It has taken over 25 years, but the African Union (AU) has at last endorsed the idea of free movement of people in Africa. On 29 January, the AU summit adopted the Protocol to the Treaty Establishing the African Economic Community Relating to Free Movement of Persons, Right of Residence and Establishment, along with its Implementation Roadmap.
This comes at a time when the West is tightening its borders to migrants in search of refuge and better opportunities. Weeks before the summit, United States (US) President Donald Trump infamously questioned why migrants from places like Africa should be welcomed in the US. The protocol enshrines the right of African nationals to move freely, reside, work, study or do business in any of the 55 member states of the continental body. It will enter into force on ratification by 15 member states.
As AU Commission Chairperson Moussa Faki Mahamat told the opening session of the summit, the adoption of the protocol puts an end to the treatment of Africans as strangers on their own continent. It also strengthens Africa’s commitment to freedom of movement as enshrined in Agenda 2063 and the Treaty Establishing the African Economic Community.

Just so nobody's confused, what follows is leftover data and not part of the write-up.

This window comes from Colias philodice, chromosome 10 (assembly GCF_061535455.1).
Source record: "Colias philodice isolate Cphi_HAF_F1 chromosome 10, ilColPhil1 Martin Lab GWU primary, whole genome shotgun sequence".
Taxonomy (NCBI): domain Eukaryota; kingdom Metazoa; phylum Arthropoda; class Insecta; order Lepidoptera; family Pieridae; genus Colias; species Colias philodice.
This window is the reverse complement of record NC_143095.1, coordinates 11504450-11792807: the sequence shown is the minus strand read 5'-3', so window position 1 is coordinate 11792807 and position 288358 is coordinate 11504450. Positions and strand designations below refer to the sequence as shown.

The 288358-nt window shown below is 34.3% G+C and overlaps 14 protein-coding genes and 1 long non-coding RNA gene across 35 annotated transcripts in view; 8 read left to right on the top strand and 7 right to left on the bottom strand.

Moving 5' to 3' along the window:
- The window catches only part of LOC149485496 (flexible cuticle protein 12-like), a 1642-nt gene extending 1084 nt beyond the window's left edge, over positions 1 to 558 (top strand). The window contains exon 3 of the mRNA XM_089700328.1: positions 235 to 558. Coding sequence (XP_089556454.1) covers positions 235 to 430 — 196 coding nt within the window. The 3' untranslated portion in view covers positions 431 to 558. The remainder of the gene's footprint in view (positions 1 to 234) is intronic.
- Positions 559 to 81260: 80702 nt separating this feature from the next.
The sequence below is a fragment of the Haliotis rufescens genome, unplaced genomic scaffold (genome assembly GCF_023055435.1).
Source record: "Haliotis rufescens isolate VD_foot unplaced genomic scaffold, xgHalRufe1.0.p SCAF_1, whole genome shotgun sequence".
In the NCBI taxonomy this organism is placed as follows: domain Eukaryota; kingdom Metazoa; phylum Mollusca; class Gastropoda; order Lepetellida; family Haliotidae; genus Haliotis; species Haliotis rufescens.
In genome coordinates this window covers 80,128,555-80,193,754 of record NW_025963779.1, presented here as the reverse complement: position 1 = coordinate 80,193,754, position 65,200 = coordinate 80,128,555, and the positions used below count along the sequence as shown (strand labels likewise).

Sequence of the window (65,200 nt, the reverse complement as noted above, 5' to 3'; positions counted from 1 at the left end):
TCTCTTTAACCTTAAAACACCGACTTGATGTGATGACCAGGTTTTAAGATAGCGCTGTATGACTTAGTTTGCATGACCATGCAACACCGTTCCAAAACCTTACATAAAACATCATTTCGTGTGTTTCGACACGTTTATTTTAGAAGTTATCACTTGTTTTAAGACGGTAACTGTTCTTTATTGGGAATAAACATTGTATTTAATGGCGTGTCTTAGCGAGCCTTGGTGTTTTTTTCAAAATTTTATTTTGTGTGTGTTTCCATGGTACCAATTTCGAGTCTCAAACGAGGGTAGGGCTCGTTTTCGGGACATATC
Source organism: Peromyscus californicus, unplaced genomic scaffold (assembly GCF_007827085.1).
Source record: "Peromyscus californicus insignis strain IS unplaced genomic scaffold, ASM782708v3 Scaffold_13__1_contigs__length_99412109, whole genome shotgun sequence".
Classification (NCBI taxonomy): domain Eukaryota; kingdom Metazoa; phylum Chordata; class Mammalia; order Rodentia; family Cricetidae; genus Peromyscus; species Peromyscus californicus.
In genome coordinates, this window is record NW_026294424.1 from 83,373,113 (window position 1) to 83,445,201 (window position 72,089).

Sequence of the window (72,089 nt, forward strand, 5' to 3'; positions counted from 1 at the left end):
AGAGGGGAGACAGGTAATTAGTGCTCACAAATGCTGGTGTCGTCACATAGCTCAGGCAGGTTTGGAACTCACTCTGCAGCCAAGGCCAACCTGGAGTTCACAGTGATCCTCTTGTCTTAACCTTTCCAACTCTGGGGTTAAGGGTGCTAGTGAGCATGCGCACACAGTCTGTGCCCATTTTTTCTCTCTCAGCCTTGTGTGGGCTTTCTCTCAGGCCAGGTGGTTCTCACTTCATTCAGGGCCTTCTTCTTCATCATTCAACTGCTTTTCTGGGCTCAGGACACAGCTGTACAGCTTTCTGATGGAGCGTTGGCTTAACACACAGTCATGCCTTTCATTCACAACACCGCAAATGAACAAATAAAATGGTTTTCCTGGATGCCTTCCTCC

The protocol allows Africans to move freely, reside, work, study or do business in any AU country
Some of Africa’s regional economic communities (RECs) have already made remarkable progress in this regard. The Economic Community of West African States (ECOWAS) and the East African Community (EAC) have adopted common passports in their respective regions and achieved 100% reciprocal open-visa policies among their member states.
The trend shows that the number of African countries requiring visas from African nationals is decreasing, with over a third of states following liberal visa policies. Seychelles is ranked first in offering visa-free access for all Africans, while Western Sahara is last, requiring entry visas from all Africans.
Such developments could pave the way for the effective implementation of the protocol, which is a non-binding framework implementable in three phases. Phase one covers the right of entry and abolition of visa requirements, phase two the right of residence and phase three the right of establishment. This last right enables migrants to engage in income generating activities like owning a business, having assets in the country of residence and being treated like locals.
Timelines for implementation are ambitious, with each member state expected to issue visas on arrival to all Africans by December 2018, and abolish all visa requirements by 2023. The right of residence is expected to be implemented by 2023.
East and West Africa already have common passports and open-visa policies
In addition to promoting the right of citizens to free movement, the protocol brings multiple benefits to African countries. First, it boosts intra-African trade, commerce and tourism as the experiences of Rwanda, Seychelles and Mauritius demonstrate. Rwanda started issuing visas on arrival for all Africans in January 2013. By 2014, it saw visits by Africans increase by 22%, resulting in a 4% growth in its revenues from tourism.